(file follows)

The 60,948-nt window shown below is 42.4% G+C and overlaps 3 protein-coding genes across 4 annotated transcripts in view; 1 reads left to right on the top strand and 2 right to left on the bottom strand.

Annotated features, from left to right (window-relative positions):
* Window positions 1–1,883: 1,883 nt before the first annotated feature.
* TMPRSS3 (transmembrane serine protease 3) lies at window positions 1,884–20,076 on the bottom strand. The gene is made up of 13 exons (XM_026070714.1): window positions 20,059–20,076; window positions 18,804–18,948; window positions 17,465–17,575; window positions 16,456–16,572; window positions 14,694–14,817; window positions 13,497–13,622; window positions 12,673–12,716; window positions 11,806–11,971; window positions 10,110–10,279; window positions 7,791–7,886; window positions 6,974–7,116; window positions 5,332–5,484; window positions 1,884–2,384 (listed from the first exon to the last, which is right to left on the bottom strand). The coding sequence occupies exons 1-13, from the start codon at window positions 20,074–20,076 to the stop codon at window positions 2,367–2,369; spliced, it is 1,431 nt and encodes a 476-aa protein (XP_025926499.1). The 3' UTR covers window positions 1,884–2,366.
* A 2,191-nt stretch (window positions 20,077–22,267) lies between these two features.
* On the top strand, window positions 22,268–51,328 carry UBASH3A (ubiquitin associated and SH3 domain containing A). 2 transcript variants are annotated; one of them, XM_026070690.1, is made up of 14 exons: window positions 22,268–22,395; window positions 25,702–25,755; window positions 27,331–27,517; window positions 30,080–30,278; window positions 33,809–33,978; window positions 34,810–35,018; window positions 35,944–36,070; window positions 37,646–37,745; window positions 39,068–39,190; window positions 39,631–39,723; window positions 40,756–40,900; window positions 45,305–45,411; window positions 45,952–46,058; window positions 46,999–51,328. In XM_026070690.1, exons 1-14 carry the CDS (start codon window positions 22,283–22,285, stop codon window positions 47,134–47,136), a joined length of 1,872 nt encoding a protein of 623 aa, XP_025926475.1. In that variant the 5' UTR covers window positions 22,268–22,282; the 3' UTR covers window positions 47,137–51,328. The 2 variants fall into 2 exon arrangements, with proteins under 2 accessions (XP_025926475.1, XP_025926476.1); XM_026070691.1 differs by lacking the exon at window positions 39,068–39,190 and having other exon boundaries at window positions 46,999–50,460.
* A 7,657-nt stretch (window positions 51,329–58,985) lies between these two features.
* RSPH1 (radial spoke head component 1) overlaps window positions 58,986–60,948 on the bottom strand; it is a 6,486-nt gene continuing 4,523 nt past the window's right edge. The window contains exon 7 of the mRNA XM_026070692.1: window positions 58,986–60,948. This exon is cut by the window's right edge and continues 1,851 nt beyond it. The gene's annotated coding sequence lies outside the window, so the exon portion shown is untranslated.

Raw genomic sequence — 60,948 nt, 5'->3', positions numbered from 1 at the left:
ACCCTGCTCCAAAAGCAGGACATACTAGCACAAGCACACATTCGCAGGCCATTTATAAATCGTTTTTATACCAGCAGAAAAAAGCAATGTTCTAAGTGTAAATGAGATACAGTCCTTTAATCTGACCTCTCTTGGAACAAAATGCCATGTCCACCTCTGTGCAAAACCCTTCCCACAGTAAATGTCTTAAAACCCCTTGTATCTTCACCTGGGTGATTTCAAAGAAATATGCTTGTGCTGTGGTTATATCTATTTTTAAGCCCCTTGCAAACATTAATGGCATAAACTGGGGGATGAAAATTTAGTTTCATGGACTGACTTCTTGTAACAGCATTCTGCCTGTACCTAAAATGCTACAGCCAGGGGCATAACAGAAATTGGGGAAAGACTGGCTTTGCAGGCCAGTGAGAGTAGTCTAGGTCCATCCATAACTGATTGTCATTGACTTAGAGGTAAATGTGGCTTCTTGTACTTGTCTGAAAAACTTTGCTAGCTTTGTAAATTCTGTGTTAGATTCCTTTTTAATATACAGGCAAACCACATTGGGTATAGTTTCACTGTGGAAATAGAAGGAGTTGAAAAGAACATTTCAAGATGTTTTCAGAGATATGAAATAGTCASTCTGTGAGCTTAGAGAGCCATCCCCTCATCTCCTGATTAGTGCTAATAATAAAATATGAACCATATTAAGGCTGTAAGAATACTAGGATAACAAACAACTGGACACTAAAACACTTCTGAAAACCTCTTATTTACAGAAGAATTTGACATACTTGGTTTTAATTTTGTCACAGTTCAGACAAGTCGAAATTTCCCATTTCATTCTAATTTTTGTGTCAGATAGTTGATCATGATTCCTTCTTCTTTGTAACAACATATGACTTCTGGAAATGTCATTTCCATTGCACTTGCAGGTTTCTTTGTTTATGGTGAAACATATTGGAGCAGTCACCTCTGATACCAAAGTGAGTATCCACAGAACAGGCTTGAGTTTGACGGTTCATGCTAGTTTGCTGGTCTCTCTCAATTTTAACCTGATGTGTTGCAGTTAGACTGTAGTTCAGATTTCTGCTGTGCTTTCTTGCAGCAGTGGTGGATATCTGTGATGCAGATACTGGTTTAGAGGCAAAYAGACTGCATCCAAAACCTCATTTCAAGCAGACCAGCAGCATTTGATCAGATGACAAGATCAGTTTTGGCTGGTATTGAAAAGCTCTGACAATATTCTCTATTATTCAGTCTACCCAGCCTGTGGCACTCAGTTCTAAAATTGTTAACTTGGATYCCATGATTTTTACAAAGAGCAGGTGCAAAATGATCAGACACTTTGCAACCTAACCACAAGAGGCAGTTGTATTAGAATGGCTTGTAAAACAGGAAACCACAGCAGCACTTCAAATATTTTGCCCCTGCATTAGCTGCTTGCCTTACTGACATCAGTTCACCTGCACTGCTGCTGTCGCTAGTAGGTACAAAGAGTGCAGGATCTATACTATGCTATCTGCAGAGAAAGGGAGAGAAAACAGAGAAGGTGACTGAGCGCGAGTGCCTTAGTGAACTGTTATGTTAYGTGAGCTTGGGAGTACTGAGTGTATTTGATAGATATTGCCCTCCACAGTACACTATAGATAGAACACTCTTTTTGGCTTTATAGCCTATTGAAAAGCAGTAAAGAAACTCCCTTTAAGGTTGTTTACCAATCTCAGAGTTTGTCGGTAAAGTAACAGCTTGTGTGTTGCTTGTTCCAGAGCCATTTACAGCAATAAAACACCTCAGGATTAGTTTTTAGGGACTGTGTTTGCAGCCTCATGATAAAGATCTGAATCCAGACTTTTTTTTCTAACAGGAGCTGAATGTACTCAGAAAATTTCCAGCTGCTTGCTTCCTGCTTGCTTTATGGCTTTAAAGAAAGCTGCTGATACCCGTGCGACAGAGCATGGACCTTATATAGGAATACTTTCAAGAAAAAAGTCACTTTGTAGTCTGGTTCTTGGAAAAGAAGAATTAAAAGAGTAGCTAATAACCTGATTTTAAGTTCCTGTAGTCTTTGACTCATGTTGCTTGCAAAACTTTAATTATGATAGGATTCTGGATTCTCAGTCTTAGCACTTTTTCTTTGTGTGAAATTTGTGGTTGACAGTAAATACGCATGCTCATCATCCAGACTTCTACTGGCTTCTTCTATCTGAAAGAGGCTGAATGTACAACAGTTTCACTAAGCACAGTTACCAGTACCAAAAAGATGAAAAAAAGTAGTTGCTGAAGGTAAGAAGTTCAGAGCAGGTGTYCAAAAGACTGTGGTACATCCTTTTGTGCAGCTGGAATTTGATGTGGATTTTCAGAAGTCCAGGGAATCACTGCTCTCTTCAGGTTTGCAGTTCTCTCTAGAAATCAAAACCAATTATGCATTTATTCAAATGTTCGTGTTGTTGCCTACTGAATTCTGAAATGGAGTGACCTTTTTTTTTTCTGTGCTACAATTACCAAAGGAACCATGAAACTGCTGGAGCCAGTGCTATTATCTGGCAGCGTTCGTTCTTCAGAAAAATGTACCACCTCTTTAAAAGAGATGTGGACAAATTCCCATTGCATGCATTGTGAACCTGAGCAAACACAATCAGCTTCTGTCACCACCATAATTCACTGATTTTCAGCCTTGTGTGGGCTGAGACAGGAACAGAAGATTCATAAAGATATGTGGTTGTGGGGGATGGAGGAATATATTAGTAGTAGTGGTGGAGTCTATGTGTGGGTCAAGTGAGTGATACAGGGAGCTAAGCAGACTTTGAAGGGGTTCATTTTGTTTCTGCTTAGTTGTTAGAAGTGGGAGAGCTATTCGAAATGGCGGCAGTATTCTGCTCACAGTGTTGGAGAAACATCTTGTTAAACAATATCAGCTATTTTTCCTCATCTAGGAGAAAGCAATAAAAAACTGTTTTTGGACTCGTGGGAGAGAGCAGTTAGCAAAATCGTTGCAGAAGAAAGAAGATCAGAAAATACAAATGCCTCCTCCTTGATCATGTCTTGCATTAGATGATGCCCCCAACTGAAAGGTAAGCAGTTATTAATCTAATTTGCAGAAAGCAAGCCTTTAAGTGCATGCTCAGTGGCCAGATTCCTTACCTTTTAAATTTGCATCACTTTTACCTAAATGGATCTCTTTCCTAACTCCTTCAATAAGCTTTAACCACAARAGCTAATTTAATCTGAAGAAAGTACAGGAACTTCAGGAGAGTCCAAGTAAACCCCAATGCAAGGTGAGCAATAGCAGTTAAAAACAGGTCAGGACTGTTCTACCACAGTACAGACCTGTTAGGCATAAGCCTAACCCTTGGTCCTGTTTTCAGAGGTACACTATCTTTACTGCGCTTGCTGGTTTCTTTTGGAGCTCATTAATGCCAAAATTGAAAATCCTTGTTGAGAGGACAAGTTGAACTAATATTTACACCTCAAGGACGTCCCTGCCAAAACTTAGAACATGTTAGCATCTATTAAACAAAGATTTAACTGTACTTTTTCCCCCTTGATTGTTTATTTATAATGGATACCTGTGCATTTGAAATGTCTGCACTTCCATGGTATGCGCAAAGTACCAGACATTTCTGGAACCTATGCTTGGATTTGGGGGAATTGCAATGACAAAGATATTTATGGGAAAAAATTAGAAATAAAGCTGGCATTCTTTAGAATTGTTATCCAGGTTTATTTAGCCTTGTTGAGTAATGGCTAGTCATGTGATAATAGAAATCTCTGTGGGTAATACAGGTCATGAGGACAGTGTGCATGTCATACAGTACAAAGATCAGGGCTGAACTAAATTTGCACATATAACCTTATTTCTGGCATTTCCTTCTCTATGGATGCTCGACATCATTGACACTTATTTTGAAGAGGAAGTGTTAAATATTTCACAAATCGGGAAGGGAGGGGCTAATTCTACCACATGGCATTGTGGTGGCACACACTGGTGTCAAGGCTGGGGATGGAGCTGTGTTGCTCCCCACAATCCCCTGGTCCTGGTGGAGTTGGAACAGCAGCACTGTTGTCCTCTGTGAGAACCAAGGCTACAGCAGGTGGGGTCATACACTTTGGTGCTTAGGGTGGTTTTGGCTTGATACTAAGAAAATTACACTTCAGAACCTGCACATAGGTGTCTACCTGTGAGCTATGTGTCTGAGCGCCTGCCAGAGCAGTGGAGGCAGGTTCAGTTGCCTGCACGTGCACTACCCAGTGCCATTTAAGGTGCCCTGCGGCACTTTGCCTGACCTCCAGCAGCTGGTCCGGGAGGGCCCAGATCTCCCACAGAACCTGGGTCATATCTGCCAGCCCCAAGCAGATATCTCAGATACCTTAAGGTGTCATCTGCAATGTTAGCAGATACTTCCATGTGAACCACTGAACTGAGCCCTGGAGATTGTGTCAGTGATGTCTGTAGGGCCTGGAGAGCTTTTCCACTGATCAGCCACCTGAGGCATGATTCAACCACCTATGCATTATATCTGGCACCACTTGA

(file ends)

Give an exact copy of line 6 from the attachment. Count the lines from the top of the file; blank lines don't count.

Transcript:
* On the top strand, window positions 22,268–51,328 carry UBASH3A (ubiquitin associated and SH3 domain containing A). 2 transcript variants are annotated; one of them, XM_026070690.1, is made up of 14 exons: window positions 22,268–22,395; window positions 25,702–25,755; window positions 27,331–27,517; window positions 30,080–30,278; window positions 33,809–33,978; window positions 34,810–35,018; window positions 35,944–36,070; window positions 37,646–37,745; window positions 39,068–39,190; window positions 39,631–39,723; window positions 40,756–40,900; window positions 45,305–45,411; window positions 45,952–46,058; window positions 46,999–51,328. In XM_026070690.1, exons 1-14 carry the CDS (start codon window positions 22,283–22,285, stop codon window positions 47,134–47,136), a joined length of 1,872 nt encoding a protein of 623 aa, XP_025926475.1. In that variant the 5' UTR covers window positions 22,268–22,282; the 3' UTR covers window positions 47,137–51,328. The 2 variants fall into 2 exon arrangements, with proteins under 2 accessions (XP_025926475.1, XP_025926476.1); XM_026070691.1 differs by lacking the exon at window positions 39,068–39,190 and having other exon boundaries at window positions 46,999–50,460.